That's what you do when you can't afford to buy fuel. And once all our readily available fuel gets used up, that'll be what's left.

"By definition, whatever a vehicle runs on, is it's fuel."

Nope. Try a solar battery. What fuel does it use? Only freely available solar energy.

It'll be sooner than your off the wall guess. At present rates of increase we'll be using up accessible stocks of coal, gas and oil by the early 2200s.

Living large at the public's expense
Your assumption would be incorrect. Much as you would like to believe they are, neither Castro nor Chavez are living high on the hog. You can look that up.

In Cuba everyone is poor, because the country has no great natural resources. In Venezuela they don't have that problem, so the standard of living is rising. But in both places there is a lessening of the great divide between rich and poor. And that is because people are trying to get it right.

Your sentiment, that people are everywhere alike, and are all trying to get rich at one another's expense, is not only cynical but incorrect. It's an easy excuse to think that nothing can be done, so why bother?

If you think Castro and Chavez are living in the lap of luxury, off the wealth of the nation, show us the evidence.

There do exist people of good will. And occasionally, one will get into a position of influence.

A counterpoint
Are you saying you don't think the United States has been trying to impose its idea of order on the world for the past hundred years? And doing so by appointing itself as the guarantor of that order?

How about the Monroe Doctrine, for instance? James Monroe goes a long time back. And that doctrine enabled the US to decide unilaterally what was good for every nation in the western hemisphere. The only thing that has changed since the close of WW Two is that the doctrine has gone global. Anywhere on earth anyone wants to create a system different than our own, we're there to stop them if we can.

You say "Are you aware that Americans give more to charities, both within the U.S. and abroad, and do more charitable work around the world, every year than the people of any other nation?"

But are you aware of the degree that our wealth has come from extractive industries, where the natural resources of foreign countries are plundered through the connivance of rascals we install in positions of leadership over their people? The list is a very long one, but let's call up the names of Mobutu, Marcos, Suharto, Batista, Trujillo and Somoza for starters. Sold American weapons to use against their own people, they paid for them with the wealth of their countries, which is now ours. Our vehicles run, for example, on their gasoline.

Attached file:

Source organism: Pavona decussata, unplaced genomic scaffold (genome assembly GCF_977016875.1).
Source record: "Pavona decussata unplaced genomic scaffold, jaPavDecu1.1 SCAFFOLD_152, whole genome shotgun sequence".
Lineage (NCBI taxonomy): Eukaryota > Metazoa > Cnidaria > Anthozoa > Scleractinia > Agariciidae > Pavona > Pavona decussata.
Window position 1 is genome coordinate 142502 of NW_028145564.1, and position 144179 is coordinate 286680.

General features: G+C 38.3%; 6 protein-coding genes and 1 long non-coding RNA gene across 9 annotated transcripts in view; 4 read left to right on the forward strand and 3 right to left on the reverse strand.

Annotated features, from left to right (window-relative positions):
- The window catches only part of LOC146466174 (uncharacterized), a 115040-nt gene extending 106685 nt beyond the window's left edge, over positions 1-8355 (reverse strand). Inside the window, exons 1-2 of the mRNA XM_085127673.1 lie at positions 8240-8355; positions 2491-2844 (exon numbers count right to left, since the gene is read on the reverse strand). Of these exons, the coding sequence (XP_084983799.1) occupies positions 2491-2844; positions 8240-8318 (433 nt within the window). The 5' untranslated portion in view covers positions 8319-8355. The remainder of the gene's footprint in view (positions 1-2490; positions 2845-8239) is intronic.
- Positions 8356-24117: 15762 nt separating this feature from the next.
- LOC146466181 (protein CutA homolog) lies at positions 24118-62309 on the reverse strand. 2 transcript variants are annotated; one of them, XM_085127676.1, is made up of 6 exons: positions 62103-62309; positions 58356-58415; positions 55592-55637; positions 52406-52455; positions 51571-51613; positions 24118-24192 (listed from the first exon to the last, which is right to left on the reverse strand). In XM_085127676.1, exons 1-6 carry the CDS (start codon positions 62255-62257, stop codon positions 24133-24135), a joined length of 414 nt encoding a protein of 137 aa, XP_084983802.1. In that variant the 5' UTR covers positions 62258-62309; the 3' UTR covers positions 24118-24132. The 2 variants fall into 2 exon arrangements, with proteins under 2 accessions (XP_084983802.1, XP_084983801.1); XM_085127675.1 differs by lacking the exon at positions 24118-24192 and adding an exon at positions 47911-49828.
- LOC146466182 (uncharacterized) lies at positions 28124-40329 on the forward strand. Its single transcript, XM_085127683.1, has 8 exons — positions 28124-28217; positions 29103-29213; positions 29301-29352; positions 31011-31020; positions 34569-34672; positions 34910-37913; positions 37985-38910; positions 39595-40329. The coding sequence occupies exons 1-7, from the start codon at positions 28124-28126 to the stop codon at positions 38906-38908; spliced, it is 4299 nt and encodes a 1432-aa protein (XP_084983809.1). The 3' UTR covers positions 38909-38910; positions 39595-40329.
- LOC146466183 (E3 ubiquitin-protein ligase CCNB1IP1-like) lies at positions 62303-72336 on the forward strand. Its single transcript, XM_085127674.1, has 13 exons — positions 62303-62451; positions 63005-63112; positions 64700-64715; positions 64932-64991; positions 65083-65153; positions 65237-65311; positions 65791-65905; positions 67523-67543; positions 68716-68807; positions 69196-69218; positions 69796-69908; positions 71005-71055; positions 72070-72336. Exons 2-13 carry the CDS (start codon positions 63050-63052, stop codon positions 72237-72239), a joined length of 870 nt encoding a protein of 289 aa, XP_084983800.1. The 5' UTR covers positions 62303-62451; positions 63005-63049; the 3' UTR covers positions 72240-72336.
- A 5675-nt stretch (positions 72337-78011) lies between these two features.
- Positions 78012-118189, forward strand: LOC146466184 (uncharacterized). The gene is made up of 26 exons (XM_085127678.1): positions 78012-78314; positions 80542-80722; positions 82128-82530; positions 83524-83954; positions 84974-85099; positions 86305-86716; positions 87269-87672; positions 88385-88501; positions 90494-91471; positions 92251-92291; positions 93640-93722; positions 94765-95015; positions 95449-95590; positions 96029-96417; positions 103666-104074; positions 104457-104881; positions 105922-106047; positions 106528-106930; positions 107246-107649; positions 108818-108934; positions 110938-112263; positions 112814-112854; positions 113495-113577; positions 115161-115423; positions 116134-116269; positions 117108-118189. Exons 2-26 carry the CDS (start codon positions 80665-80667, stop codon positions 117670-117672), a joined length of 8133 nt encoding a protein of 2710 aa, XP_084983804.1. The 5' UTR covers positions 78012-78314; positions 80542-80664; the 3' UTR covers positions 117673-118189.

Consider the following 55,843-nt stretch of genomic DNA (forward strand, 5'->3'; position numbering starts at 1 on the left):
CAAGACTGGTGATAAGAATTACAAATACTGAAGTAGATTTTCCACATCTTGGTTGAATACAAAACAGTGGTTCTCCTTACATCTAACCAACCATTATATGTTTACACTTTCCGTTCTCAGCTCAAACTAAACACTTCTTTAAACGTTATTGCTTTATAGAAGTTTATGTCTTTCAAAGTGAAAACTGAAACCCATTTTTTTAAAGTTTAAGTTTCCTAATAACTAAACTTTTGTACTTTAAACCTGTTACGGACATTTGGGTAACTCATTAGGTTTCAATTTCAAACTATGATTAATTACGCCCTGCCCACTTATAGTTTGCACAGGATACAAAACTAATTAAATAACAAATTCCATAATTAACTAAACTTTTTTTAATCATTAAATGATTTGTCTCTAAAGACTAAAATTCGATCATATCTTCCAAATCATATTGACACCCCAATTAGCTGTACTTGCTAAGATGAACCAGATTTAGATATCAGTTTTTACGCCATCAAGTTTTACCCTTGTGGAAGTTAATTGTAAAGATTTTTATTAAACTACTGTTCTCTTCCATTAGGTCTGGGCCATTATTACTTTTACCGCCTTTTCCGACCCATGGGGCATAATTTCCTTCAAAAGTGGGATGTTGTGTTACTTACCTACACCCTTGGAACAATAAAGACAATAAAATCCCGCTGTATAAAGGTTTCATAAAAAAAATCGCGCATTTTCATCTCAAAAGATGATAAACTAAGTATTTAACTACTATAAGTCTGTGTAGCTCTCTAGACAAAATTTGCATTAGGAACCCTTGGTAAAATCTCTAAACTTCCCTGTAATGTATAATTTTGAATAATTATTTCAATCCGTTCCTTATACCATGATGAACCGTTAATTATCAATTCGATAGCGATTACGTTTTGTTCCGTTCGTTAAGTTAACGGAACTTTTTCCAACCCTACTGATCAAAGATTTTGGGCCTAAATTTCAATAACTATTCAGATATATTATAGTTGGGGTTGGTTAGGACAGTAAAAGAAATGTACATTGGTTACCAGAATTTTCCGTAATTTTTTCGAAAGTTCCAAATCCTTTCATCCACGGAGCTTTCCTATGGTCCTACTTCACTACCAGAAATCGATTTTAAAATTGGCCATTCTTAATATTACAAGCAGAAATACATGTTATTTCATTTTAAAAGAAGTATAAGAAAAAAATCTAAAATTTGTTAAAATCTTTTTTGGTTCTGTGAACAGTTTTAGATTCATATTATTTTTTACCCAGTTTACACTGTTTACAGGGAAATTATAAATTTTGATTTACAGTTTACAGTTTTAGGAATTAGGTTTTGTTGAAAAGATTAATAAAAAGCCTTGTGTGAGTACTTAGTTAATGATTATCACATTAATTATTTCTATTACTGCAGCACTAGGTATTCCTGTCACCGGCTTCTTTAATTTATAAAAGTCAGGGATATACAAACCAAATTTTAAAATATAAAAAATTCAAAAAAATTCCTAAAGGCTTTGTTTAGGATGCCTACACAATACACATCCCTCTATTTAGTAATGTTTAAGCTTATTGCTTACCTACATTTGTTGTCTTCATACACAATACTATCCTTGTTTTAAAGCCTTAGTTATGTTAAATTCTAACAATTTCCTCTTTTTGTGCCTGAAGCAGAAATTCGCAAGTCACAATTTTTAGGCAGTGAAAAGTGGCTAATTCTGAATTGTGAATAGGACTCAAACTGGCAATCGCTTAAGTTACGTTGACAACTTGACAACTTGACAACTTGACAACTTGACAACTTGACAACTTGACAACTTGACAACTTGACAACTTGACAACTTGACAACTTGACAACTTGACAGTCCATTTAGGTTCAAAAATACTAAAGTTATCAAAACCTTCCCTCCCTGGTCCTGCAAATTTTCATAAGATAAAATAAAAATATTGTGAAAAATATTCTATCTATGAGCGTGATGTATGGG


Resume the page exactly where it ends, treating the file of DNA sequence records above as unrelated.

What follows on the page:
We can afford to toss them a few cents in charity.

Raghunath is a fairly common Indian name, so let's assume he is Indian and using his actual name. You're saying that India enjoys all the good things that it has because of American largesse, right?

Right.

materials
Bean -- what are your contraptions made from and how do you propose to produce them? Heavy equipment and machinery fueled by non-fuel?

Nuclear powered air planes
There was significant research in nuclear powered airplanes and rockets in the 50s.

With all the new, lightweight materials and new reactor designs, why not take another look?

Also, I have heard stories of 'anti-gravity' effects observed in Bose-Einstein condensates. Wouldn't that be interesting.

I still believe that if someone discovered a revolutionary energy source, really cheap and decentralized, governments would do all they could to slow or halt market introduction to prevent 'chaos'. Which really means it would weaken the power of government.

Outrage
You make Castro and Chavez to be people of good will? This is outrage! These men are devils like Mao Zedong, Robert Mugabe, and Josef Stalin. They take what they want. They hijack a country and rub out all opposition to keep power. These men are the face of tyranny. And you want more. You want to bring this to our country? Shame. You curse freedom.

Details are hard to come by
Okay. First, I did say this would be technology not under development right now-- in fact the idea is scarcely imagined. It's just the logical next step to take, once we run out of affordable quantities of fuel for air travel. So I can't just come up with a lot of detail as to how they might be made.

I would assume that ultralights would be constructed of high-tensile strength graphite composite fiber, much like more and more airplane components are being developed now.

And at least at first I wouldn't think of these things as being able to lift heavy machinery. You'd be happy if a prototype could easily lift 500 pounds. That would make for a nice commuter vehicle. Two tons of dead weight, and you'd have a great utility truck. But it would require a LOT of surface area, so the greater the load one could bear, the bigger it would have to be. Clumsy, in heavy sky traffic.

It's just an idea, at this stage. But we're a lot closer to something like this than we are to anti-grav lift.

Seeing devils